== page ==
We spent 24 hours in the hospital. I let Ben and Rebekah have all the firsts. I wanted them to change his diaper first, dress him first, and have their first night with him. They had a room right beside mine. I could hear every time he cried and every time they got up to comfort him. I had four other children and I had experienced a lot of firsts in my life…this was their time and I enjoyed watching.

Leaving the hospital was harder than I imagined. I had just signed my parental rights away and now I had to walk out of the hospital alone. It was so weird to not have a baby with me, even though I just had one. I just kept telling myself as I got into the car…”you just have to get home…then you will be OK.” But it was not OK. Nothing was OK. I was not prepared for the emotional breakdown I would have for the next three days. I was very grateful I had decided to send away the kids for the summer. I could not handle my emotions and theirs too. The crying I did for the next three days was not the kind of crying I  had ever done before. It felt like someone was ripping my heart out. I cried and cried until I literally didn’t have tears coming out of my eyes any more. My mom was very worried about me. She wanted to help but there was literally nothing she could do for me. I told her “mom, I think I just have to be sad for awhile.”  Im sure it broke her heart to see her daughter in so much pain. 

Life didn’t seem the same. I felt like there was a piece of me missing. I didn’t know what to do.
Rebekah and Ben spent as much time as they could with me while they waited the three or four days required by law before they left the state with their new bundle of joy. I enjoyed the little time we had together. They were really enjoying parenting. A few times Rebekah asked me “Are you sure? Are you sure you want to give him to us?”  She was always thinking of me. I would always answer her with a “Yes, Im sure.” I knew I had made the right decision…but sometimes we have to make decisions that are not very easy and sometimes they are very painful.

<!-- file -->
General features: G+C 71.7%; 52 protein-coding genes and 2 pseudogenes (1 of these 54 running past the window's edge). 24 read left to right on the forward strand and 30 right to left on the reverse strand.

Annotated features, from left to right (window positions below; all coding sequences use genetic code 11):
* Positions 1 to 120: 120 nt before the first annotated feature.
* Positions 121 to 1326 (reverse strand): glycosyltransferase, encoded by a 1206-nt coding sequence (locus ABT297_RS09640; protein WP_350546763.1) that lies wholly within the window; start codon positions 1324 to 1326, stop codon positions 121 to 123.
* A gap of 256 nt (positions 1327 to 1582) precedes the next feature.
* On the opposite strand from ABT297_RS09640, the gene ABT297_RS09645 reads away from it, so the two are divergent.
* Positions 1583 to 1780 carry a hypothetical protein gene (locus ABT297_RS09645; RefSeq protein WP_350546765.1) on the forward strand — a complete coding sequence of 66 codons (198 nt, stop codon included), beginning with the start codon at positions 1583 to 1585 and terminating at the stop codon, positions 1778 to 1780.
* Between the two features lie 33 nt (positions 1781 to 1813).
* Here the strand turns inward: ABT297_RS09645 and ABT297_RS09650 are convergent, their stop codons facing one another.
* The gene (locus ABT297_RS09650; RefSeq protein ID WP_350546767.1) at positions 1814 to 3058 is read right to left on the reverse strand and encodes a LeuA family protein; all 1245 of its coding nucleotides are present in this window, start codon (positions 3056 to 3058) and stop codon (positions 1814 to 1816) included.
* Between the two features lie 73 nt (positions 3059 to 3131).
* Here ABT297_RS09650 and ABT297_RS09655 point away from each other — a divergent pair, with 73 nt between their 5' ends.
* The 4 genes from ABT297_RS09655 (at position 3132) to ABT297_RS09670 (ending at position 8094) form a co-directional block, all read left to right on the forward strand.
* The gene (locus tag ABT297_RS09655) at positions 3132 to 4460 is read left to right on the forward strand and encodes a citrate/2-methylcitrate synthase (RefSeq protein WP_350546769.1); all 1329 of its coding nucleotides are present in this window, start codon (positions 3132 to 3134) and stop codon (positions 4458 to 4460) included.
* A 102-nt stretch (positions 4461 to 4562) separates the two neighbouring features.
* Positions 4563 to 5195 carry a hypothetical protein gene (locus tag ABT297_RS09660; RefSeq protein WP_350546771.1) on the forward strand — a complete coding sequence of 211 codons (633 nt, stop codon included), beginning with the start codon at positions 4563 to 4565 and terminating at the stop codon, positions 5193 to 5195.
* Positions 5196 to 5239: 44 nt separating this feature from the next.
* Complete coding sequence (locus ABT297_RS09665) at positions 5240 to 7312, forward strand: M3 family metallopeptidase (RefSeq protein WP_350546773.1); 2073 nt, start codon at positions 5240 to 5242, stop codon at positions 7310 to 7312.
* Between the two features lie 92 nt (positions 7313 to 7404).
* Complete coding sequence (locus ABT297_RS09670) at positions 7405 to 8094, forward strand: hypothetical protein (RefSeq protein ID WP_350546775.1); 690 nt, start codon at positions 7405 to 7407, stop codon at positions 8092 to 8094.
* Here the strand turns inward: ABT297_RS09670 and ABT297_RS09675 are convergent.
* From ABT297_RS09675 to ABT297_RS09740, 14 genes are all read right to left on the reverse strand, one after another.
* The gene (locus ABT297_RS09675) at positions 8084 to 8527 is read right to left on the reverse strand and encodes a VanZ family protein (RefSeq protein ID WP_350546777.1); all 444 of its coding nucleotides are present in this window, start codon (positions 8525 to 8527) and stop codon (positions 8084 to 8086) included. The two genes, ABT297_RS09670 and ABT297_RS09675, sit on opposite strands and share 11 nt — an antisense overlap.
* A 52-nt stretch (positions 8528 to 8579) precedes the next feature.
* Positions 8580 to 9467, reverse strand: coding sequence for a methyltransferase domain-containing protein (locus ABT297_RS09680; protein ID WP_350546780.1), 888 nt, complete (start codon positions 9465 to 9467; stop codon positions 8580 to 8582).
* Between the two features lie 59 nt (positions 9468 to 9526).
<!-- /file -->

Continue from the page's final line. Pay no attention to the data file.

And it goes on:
Saying good bye was bittersweet. Rebekah said to me on the day she left “I feel so bad…it’s the happiest day of our lives, but it’s the saddest day of yours.” We hugged, and cried, and said our good byes and then….they were gone. 

I was left with an empty home. A body that was still recovering from just having a baby, and no baby to hold. I became very angry. I was so angry at Ron. He caused all this unhappiness and I was the one who carried the brunt of it. 

I had not spoke to Ron since the day I asked him to sign the papers. He knew the baby was born (I cant remember who told him) and he requested to see the baby before Rebekah and Ben left town. I was so angry that he got to see the baby. I know that sounds horrible but I just didn’t feel like he deserved to. Looking back now I am glad that he did get to hold Tyrus. No matter how horrible of a person I thought he was, Tyrus will have pictures of his birth dad holding him. That’s all that matters and Im glad now that Rebekah and Ben decided to meet with Ron before they left. 

Several months after the birth I was driving down the road listening to music with my windows down and I heard my name being called. I turned the music down and looked to my right. In a big black tow truck sat Ron looking at me. I cringed at the sight of him. He only said one sentence to me…he said,

“The baby is beautiful.”

I looked at him and I responded,

“I know,”

And I drove off hoping to never see him again…and five years later I haven’t.